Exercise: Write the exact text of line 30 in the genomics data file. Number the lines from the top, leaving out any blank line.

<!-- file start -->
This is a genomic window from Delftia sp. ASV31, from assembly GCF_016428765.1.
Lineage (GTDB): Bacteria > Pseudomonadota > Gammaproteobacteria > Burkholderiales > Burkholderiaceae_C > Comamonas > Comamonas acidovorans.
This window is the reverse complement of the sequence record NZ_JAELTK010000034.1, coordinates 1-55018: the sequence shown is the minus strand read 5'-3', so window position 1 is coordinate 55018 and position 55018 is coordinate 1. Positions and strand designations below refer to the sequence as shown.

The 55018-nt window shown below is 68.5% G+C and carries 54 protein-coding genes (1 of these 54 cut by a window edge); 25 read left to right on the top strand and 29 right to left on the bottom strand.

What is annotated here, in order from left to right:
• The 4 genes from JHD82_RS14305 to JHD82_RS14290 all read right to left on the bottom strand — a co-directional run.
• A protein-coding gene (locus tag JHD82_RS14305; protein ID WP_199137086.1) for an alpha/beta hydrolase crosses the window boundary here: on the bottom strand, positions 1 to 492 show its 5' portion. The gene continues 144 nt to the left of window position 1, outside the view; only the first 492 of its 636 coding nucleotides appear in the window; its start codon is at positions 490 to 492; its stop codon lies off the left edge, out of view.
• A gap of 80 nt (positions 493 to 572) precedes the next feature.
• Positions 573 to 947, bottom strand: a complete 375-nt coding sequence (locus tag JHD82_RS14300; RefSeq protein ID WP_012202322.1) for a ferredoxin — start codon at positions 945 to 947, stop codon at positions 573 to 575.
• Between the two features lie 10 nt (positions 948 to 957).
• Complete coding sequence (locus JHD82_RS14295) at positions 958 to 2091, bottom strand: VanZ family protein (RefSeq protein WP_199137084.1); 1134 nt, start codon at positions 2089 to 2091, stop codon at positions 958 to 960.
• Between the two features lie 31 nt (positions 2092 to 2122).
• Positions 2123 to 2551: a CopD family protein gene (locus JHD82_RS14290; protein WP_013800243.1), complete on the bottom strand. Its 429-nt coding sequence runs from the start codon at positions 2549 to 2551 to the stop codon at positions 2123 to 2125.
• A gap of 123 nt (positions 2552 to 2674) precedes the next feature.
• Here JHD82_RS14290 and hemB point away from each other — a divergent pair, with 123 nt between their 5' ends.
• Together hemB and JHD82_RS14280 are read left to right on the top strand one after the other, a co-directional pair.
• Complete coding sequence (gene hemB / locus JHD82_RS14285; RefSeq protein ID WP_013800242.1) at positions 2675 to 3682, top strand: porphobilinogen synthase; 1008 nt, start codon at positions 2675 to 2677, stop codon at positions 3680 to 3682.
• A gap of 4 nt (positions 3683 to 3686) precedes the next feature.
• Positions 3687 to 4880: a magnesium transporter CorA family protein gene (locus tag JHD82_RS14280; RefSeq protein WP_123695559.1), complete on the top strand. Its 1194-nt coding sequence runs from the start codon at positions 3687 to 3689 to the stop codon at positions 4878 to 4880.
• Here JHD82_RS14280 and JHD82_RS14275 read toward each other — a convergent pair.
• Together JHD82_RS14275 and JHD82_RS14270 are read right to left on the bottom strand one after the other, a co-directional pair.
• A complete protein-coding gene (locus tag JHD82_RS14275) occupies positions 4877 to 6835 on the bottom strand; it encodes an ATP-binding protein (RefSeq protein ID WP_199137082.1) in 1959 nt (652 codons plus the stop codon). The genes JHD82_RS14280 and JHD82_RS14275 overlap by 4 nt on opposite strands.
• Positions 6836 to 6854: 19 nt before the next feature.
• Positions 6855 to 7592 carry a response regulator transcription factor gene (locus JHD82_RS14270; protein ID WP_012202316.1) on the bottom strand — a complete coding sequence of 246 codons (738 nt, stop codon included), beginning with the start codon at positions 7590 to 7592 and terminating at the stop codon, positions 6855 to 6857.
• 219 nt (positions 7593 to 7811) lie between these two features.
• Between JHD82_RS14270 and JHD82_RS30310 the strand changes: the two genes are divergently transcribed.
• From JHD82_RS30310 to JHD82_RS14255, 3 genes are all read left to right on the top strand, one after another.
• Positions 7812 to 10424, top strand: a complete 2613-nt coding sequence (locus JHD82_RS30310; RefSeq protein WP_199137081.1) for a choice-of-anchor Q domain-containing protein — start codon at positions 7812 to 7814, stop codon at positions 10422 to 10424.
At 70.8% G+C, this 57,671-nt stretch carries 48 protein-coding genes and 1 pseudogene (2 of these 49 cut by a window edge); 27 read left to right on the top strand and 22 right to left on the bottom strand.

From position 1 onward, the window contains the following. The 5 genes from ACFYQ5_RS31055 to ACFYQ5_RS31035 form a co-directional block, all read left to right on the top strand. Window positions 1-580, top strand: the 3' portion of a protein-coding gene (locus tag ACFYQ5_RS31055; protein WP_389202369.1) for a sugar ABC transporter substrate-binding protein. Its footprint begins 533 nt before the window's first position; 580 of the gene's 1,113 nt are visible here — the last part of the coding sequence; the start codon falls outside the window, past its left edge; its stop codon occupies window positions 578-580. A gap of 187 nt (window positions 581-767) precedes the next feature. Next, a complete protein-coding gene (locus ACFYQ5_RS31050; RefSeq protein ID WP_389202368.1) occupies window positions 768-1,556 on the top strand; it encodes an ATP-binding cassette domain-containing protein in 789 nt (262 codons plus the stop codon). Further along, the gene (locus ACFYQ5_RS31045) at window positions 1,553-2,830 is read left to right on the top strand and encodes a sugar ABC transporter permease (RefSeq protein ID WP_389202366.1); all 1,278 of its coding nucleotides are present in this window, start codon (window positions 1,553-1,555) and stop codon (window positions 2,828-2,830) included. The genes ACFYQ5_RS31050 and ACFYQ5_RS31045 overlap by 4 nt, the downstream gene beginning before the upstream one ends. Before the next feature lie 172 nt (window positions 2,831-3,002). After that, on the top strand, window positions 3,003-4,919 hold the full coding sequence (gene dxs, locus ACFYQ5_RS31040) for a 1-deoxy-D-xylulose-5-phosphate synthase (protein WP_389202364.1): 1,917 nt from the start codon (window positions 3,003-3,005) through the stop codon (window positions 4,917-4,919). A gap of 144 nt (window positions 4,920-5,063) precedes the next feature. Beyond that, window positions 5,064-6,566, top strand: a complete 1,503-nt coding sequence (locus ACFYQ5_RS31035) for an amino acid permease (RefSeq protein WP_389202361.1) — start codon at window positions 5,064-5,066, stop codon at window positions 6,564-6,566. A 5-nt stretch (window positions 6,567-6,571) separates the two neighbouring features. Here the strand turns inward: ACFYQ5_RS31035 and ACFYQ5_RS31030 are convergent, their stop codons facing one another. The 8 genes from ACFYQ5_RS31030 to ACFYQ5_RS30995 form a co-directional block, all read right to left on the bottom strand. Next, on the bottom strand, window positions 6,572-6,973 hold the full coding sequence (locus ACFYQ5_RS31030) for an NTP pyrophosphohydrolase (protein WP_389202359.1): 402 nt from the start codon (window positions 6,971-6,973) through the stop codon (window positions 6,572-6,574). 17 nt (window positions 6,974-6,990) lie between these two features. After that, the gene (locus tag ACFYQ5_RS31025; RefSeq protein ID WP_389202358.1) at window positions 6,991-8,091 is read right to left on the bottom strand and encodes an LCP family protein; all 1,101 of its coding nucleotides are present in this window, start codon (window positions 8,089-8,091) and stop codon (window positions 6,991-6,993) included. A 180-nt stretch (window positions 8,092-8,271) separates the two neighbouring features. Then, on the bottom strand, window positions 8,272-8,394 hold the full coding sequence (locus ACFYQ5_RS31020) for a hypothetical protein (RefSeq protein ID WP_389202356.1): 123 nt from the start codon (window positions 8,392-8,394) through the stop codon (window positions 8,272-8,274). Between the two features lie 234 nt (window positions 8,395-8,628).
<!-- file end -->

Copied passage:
From position 1 onward, the window contains the following. The 5 genes from ACFYQ5_RS31055 to ACFYQ5_RS31035 form a co-directional block, all read left to right on the top strand. Window positions 1-580, top strand: the 3' portion of a protein-coding gene (locus tag ACFYQ5_RS31055; protein WP_389202369.1) for a sugar ABC transporter substrate-binding protein. Its footprint begins 533 nt before the window's first position; 580 of the gene's 1,113 nt are visible here — the last part of the coding sequence; the start codon falls outside the window, past its left edge; its stop codon occupies window positions 578-580. A gap of 187 nt (window positions 581-767) precedes the next feature. Next, a complete protein-coding gene (locus ACFYQ5_RS31050; RefSeq protein ID WP_389202368.1) occupies window positions 768-1,556 on the top strand; it encodes an ATP-binding cassette domain-containing protein in 789 nt (262 codons plus the stop codon). Further along, the gene (locus ACFYQ5_RS31045) at window positions 1,553-2,830 is read left to right on the top strand and encodes a sugar ABC transporter permease (RefSeq protein ID WP_389202366.1); all 1,278 of its coding nucleotides are present in this window, start codon (window positions 1,553-1,555) and stop codon (window positions 2,828-2,830) included. The genes ACFYQ5_RS31050 and ACFYQ5_RS31045 overlap by 4 nt, the downstream gene beginning before the upstream one ends. Before the next feature lie 172 nt (window positions 2,831-3,002). After that, on the top strand, window positions 3,003-4,919 hold the full coding sequence (gene dxs, locus ACFYQ5_RS31040) for a 1-deoxy-D-xylulose-5-phosphate synthase (protein WP_389202364.1): 1,917 nt from the start codon (window positions 3,003-3,005) through the stop codon (window positions 4,917-4,919). A gap of 144 nt (window positions 4,920-5,063) precedes the next feature. Beyond that, window positions 5,064-6,566, top strand: a complete 1,503-nt coding sequence (locus ACFYQ5_RS31035) for an amino acid permease (RefSeq protein WP_389202361.1) — start codon at window positions 5,064-5,066, stop codon at window positions 6,564-6,566. A 5-nt stretch (window positions 6,567-6,571) separates the two neighbouring features. Here the strand turns inward: ACFYQ5_RS31035 and ACFYQ5_RS31030 are convergent, their stop codons facing one another. The 8 genes from ACFYQ5_RS31030 to ACFYQ5_RS30995 form a co-directional block, all read right to left on the bottom strand. Next, on the bottom strand, window positions 6,572-6,973 hold the full coding sequence (locus ACFYQ5_RS31030) for an NTP pyrophosphohydrolase (protein WP_389202359.1): 402 nt from the start codon (window positions 6,971-6,973) through the stop codon (window positions 6,572-6,574). 17 nt (window positions 6,974-6,990) lie between these two features. After that, the gene (locus tag ACFYQ5_RS31025; RefSeq protein ID WP_389202358.1) at window positions 6,991-8,091 is read right to left on the bottom strand and encodes an LCP family protein; all 1,101 of its coding nucleotides are present in this window, start codon (window positions 8,089-8,091) and stop codon (window positions 6,991-6,993) included. A 180-nt stretch (window positions 8,092-8,271) separates the two neighbouring features. Then, on the bottom strand, window positions 8,272-8,394 hold the full coding sequence (locus ACFYQ5_RS31020) for a hypothetical protein (RefSeq protein ID WP_389202356.1): 123 nt from the start codon (window positions 8,392-8,394) through the stop codon (window positions 8,272-8,274). Between the two features lie 234 nt (window positions 8,395-8,628).